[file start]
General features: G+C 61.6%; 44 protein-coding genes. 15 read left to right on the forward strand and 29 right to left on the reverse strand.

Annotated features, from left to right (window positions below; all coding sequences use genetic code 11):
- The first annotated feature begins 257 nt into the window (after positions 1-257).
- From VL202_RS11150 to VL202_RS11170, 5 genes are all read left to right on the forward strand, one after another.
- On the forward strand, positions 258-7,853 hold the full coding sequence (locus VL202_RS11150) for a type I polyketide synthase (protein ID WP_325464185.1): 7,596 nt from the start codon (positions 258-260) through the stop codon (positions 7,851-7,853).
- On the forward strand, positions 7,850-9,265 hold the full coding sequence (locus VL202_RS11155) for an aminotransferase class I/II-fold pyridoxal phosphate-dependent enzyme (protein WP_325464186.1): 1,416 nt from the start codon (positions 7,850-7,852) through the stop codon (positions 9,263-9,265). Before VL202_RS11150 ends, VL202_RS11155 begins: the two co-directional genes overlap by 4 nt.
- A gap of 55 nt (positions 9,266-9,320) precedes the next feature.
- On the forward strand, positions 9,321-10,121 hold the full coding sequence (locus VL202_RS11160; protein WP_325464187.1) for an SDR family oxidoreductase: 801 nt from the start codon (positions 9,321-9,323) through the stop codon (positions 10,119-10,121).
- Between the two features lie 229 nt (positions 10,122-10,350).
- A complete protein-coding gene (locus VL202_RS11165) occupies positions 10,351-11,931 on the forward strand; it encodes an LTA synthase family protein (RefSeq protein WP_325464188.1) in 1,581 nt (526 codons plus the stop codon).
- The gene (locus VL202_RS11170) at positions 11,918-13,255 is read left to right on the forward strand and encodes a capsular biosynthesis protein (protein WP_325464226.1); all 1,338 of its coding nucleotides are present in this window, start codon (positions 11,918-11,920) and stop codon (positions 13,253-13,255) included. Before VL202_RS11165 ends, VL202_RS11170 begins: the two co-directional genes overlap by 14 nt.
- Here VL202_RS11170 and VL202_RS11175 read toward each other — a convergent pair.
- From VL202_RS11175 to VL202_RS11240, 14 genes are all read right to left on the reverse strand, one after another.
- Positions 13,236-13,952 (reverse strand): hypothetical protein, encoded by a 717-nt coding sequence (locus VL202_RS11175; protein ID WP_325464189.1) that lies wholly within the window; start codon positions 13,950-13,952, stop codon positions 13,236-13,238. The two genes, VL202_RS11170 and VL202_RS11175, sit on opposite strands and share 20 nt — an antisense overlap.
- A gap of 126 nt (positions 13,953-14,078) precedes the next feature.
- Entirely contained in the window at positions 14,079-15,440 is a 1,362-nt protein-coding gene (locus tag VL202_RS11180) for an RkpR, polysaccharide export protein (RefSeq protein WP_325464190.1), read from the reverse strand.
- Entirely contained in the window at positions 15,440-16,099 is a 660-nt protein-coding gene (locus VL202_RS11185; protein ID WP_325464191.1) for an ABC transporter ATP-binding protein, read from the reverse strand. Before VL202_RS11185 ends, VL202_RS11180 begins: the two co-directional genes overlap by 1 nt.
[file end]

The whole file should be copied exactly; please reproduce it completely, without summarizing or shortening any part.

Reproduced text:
General features: G+C 61.6%; 44 protein-coding genes. 15 read left to right on the forward strand and 29 right to left on the reverse strand.

Annotated features, from left to right (window positions below; all coding sequences use genetic code 11):
- The first annotated feature begins 257 nt into the window (after positions 1-257).
- From VL202_RS11150 to VL202_RS11170, 5 genes are all read left to right on the forward strand, one after another.
- On the forward strand, positions 258-7,853 hold the full coding sequence (locus VL202_RS11150) for a type I polyketide synthase (protein ID WP_325464185.1): 7,596 nt from the start codon (positions 258-260) through the stop codon (positions 7,851-7,853).
- On the forward strand, positions 7,850-9,265 hold the full coding sequence (locus VL202_RS11155) for an aminotransferase class I/II-fold pyridoxal phosphate-dependent enzyme (protein WP_325464186.1): 1,416 nt from the start codon (positions 7,850-7,852) through the stop codon (positions 9,263-9,265). Before VL202_RS11150 ends, VL202_RS11155 begins: the two co-directional genes overlap by 4 nt.
- A gap of 55 nt (positions 9,266-9,320) precedes the next feature.
- On the forward strand, positions 9,321-10,121 hold the full coding sequence (locus VL202_RS11160; protein WP_325464187.1) for an SDR family oxidoreductase: 801 nt from the start codon (positions 9,321-9,323) through the stop codon (positions 10,119-10,121).
- Between the two features lie 229 nt (positions 10,122-10,350).
- A complete protein-coding gene (locus VL202_RS11165) occupies positions 10,351-11,931 on the forward strand; it encodes an LTA synthase family protein (RefSeq protein WP_325464188.1) in 1,581 nt (526 codons plus the stop codon).
- The gene (locus VL202_RS11170) at positions 11,918-13,255 is read left to right on the forward strand and encodes a capsular biosynthesis protein (protein WP_325464226.1); all 1,338 of its coding nucleotides are present in this window, start codon (positions 11,918-11,920) and stop codon (positions 13,253-13,255) included. Before VL202_RS11165 ends, VL202_RS11170 begins: the two co-directional genes overlap by 14 nt.
- Here VL202_RS11170 and VL202_RS11175 read toward each other — a convergent pair.
- From VL202_RS11175 to VL202_RS11240, 14 genes are all read right to left on the reverse strand, one after another.
- Positions 13,236-13,952 (reverse strand): hypothetical protein, encoded by a 717-nt coding sequence (locus VL202_RS11175; protein ID WP_325464189.1) that lies wholly within the window; start codon positions 13,950-13,952, stop codon positions 13,236-13,238. The two genes, VL202_RS11170 and VL202_RS11175, sit on opposite strands and share 20 nt — an antisense overlap.
- A gap of 126 nt (positions 13,953-14,078) precedes the next feature.
- Entirely contained in the window at positions 14,079-15,440 is a 1,362-nt protein-coding gene (locus tag VL202_RS11180) for an RkpR, polysaccharide export protein (RefSeq protein WP_325464190.1), read from the reverse strand.
- Entirely contained in the window at positions 15,440-16,099 is a 660-nt protein-coding gene (locus VL202_RS11185; protein ID WP_325464191.1) for an ABC transporter ATP-binding protein, read from the reverse strand. Before VL202_RS11185 ends, VL202_RS11180 begins: the two co-directional genes overlap by 1 nt.